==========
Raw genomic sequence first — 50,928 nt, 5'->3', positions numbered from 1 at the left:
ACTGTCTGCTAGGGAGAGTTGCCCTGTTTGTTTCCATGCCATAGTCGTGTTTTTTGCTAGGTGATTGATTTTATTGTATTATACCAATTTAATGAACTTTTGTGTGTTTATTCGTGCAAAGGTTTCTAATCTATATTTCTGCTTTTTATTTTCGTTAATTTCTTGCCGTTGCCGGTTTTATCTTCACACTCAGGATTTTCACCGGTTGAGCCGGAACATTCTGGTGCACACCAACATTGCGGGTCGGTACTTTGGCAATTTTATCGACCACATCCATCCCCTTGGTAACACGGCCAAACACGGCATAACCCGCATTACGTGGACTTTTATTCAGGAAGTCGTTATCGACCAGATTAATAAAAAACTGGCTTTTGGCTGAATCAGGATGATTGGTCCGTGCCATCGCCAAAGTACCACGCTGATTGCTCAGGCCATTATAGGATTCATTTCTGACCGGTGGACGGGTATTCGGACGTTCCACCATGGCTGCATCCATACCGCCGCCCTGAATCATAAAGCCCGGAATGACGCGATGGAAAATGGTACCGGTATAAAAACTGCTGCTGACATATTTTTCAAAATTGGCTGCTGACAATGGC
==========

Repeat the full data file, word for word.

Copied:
Raw genomic sequence first — 50,928 nt, 5'->3', positions numbered from 1 at the left:
ACTGTCTGCTAGGGAGAGTTGCCCTGTTTGTTTCCATGCCATAGTCGTGTTTTTTGCTAGGTGATTGATTTTATTGTATTATACCAATTTAATGAACTTTTGTGTGTTTATTCGTGCAAAGGTTTCTAATCTATATTTCTGCTTTTTATTTTCGTTAATTTCTTGCCGTTGCCGGTTTTATCTTCACACTCAGGATTTTCACCGGTTGAGCCGGAACATTCTGGTGCACACCAACATTGCGGGTCGGTACTTTGGCAATTTTATCGACCACATCCATCCCCTTGGTAACACGGCCAAACACGGCATAACCCGCATTACGTGGACTTTTATTCAGGAAGTCGTTATCGACCAGATTAATAAAAAACTGGCTTTTGGCTGAATCAGGATGATTGGTCCGTGCCATCGCCAAAGTACCACGCTGATTGCTCAGGCCATTATAGGATTCATTTCTGACCGGTGGACGGGTATTCGGACGTTCCACCATGGCTGCATCCATACCGCCGCCCTGAATCATAAAGCCCGGAATGACGCGATGGAAAATGGTACCGGTATAAAAACTGCTGCTGACATATTTTTCAAAATTGGCTGCTGACAATGGC